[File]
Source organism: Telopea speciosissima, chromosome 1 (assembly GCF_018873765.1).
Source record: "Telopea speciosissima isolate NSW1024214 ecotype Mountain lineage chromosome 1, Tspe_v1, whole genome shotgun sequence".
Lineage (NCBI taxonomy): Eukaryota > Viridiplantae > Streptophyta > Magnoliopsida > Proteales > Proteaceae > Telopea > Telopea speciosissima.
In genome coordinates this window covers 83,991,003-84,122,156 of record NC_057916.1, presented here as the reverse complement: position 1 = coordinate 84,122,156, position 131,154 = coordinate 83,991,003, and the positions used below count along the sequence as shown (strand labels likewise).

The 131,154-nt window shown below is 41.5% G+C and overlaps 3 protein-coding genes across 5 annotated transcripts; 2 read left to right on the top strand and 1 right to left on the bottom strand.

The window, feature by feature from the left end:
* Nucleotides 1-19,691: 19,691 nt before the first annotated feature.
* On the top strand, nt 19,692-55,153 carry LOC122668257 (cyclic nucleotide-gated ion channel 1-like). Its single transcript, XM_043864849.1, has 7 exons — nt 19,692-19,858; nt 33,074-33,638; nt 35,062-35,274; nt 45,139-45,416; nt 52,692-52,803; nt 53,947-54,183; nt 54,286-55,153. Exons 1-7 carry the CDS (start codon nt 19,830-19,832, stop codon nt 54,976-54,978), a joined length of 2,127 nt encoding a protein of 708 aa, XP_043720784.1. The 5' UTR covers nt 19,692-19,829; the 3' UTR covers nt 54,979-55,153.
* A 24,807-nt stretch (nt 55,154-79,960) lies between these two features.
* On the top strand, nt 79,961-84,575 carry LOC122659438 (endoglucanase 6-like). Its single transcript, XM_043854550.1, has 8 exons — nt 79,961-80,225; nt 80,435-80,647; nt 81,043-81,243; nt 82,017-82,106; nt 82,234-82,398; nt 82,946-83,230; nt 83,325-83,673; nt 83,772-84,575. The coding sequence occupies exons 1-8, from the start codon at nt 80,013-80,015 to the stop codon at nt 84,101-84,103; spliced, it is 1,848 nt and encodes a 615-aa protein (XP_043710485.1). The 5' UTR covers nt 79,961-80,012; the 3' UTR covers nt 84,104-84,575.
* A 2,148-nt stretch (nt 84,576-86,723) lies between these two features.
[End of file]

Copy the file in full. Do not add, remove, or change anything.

Source organism: Telopea speciosissima, chromosome 1 (assembly GCF_018873765.1).
Source record: "Telopea speciosissima isolate NSW1024214 ecotype Mountain lineage chromosome 1, Tspe_v1, whole genome shotgun sequence".
Lineage (NCBI taxonomy): Eukaryota > Viridiplantae > Streptophyta > Magnoliopsida > Proteales > Proteaceae > Telopea > Telopea speciosissima.
In genome coordinates this window covers 83,991,003-84,122,156 of record NC_057916.1, presented here as the reverse complement: position 1 = coordinate 84,122,156, position 131,154 = coordinate 83,991,003, and the positions used below count along the sequence as shown (strand labels likewise).

The 131,154-nt window shown below is 41.5% G+C and overlaps 3 protein-coding genes across 5 annotated transcripts; 2 read left to right on the top strand and 1 right to left on the bottom strand.

The window, feature by feature from the left end:
* Nucleotides 1-19,691: 19,691 nt before the first annotated feature.
* On the top strand, nt 19,692-55,153 carry LOC122668257 (cyclic nucleotide-gated ion channel 1-like). Its single transcript, XM_043864849.1, has 7 exons — nt 19,692-19,858; nt 33,074-33,638; nt 35,062-35,274; nt 45,139-45,416; nt 52,692-52,803; nt 53,947-54,183; nt 54,286-55,153. Exons 1-7 carry the CDS (start codon nt 19,830-19,832, stop codon nt 54,976-54,978), a joined length of 2,127 nt encoding a protein of 708 aa, XP_043720784.1. The 5' UTR covers nt 19,692-19,829; the 3' UTR covers nt 54,979-55,153.
* A 24,807-nt stretch (nt 55,154-79,960) lies between these two features.
* On the top strand, nt 79,961-84,575 carry LOC122659438 (endoglucanase 6-like). Its single transcript, XM_043854550.1, has 8 exons — nt 79,961-80,225; nt 80,435-80,647; nt 81,043-81,243; nt 82,017-82,106; nt 82,234-82,398; nt 82,946-83,230; nt 83,325-83,673; nt 83,772-84,575. The coding sequence occupies exons 1-8, from the start codon at nt 80,013-80,015 to the stop codon at nt 84,101-84,103; spliced, it is 1,848 nt and encodes a 615-aa protein (XP_043710485.1). The 5' UTR covers nt 79,961-80,012; the 3' UTR covers nt 84,104-84,575.
* A 2,148-nt stretch (nt 84,576-86,723) lies between these two features.